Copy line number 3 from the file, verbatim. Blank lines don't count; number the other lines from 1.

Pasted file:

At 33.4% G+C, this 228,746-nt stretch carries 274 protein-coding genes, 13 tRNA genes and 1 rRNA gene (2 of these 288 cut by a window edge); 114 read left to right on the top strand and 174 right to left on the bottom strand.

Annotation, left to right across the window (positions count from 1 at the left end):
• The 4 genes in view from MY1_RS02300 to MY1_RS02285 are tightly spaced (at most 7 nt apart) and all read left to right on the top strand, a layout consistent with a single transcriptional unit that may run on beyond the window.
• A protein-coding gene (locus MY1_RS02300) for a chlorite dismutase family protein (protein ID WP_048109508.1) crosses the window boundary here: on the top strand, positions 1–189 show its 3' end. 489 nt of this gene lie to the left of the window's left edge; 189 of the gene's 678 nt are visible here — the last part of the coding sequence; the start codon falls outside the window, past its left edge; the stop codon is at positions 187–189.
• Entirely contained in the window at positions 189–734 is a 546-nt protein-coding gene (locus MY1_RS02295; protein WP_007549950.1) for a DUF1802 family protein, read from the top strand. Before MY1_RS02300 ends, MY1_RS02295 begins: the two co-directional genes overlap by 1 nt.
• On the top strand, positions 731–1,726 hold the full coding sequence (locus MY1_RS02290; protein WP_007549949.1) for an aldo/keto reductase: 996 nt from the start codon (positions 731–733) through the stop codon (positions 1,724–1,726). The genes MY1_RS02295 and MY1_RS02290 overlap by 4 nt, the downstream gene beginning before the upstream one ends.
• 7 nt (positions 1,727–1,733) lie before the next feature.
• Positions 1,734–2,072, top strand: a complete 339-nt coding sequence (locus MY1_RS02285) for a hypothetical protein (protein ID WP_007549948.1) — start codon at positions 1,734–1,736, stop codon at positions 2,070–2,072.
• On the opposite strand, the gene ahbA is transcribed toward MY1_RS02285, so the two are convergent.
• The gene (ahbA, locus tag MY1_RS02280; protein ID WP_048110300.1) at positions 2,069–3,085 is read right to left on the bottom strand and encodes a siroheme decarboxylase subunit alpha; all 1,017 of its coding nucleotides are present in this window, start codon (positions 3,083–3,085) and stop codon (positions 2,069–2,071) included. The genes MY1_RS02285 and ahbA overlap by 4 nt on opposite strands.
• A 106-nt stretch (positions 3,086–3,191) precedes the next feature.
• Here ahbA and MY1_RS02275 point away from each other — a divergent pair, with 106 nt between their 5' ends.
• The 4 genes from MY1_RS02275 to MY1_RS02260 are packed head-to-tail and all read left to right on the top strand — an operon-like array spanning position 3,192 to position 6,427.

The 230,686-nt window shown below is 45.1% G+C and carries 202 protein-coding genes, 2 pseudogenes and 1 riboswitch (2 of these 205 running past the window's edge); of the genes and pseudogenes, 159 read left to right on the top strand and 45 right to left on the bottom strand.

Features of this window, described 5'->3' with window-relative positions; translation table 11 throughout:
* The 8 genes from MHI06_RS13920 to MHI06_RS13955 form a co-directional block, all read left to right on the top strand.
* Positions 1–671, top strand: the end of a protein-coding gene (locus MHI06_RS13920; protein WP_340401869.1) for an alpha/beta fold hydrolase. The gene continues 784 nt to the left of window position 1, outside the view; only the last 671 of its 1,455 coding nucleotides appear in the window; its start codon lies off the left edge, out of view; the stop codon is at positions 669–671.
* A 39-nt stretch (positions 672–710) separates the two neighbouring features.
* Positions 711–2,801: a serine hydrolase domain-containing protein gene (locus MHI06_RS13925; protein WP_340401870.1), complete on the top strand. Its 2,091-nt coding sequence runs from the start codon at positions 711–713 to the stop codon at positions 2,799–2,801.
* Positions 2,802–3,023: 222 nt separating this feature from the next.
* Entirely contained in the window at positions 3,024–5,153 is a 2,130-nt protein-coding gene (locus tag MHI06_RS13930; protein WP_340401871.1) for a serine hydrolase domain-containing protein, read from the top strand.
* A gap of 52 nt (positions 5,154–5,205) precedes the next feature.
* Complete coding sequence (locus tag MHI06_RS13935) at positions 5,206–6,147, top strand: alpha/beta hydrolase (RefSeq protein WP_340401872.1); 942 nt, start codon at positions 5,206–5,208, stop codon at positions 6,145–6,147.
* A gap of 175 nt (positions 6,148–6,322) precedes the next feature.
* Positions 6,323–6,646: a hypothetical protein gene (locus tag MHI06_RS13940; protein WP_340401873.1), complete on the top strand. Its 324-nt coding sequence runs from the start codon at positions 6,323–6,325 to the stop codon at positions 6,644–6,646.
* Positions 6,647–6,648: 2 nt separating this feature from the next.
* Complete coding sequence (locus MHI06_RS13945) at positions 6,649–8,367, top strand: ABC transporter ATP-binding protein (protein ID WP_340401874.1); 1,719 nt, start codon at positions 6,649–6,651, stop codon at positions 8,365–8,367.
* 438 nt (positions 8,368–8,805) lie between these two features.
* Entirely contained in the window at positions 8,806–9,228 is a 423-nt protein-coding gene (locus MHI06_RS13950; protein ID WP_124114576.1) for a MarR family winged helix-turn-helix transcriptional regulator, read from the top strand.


• The 4 genes in view from MY1_RS02300 to MY1_RS02285 are tightly spaced (at most 7 nt apart) and all read left to right on the top strand, a layout consistent with a single transcriptional unit that may run on beyond the window.